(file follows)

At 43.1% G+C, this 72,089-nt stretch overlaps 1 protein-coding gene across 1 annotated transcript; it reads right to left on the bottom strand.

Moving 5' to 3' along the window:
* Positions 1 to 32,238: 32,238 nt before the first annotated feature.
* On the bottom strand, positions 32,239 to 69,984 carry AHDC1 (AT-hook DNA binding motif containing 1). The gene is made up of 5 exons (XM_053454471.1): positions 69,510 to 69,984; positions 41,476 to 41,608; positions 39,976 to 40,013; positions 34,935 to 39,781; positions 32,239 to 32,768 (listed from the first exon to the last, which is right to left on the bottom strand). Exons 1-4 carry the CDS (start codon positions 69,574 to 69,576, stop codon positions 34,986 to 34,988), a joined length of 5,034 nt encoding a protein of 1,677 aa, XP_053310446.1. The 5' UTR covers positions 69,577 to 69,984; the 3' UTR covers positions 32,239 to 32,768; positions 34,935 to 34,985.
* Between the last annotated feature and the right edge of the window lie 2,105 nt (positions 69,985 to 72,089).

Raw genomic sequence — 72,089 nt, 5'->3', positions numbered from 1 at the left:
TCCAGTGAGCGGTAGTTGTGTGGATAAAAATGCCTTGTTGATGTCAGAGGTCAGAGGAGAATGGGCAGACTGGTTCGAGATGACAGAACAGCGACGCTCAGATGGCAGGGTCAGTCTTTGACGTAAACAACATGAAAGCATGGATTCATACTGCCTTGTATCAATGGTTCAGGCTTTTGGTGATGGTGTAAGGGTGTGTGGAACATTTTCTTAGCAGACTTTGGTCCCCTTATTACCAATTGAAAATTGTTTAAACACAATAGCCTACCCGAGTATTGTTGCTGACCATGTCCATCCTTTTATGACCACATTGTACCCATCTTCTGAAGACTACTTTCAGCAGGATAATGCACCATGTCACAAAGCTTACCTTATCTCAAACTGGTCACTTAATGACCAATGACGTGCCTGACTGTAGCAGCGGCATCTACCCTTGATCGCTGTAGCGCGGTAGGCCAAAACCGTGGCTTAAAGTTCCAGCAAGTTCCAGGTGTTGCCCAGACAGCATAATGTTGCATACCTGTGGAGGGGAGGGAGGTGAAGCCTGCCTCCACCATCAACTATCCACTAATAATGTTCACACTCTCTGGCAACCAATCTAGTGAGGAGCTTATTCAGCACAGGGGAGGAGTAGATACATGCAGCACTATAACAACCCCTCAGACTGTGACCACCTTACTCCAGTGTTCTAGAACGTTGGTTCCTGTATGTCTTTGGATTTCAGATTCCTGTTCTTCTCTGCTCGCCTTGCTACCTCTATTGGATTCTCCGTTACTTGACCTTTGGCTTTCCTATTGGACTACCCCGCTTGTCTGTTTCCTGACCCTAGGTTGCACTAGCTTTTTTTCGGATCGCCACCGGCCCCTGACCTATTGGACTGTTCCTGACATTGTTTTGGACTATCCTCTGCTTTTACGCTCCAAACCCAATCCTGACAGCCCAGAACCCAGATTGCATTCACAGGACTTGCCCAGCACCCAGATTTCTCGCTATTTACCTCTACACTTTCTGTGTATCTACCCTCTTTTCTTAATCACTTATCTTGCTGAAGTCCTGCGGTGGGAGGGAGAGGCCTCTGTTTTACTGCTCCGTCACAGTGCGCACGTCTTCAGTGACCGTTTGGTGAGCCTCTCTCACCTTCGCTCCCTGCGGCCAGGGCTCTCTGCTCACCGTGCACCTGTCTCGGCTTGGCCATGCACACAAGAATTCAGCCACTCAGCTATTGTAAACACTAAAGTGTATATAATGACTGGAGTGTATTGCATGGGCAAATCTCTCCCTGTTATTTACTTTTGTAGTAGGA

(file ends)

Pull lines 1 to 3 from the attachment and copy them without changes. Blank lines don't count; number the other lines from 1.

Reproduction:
At 43.1% G+C, this 72,089-nt stretch overlaps 1 protein-coding gene across 1 annotated transcript; it reads right to left on the bottom strand.

Moving 5' to 3' along the window:
* Positions 1 to 32,238: 32,238 nt before the first annotated feature.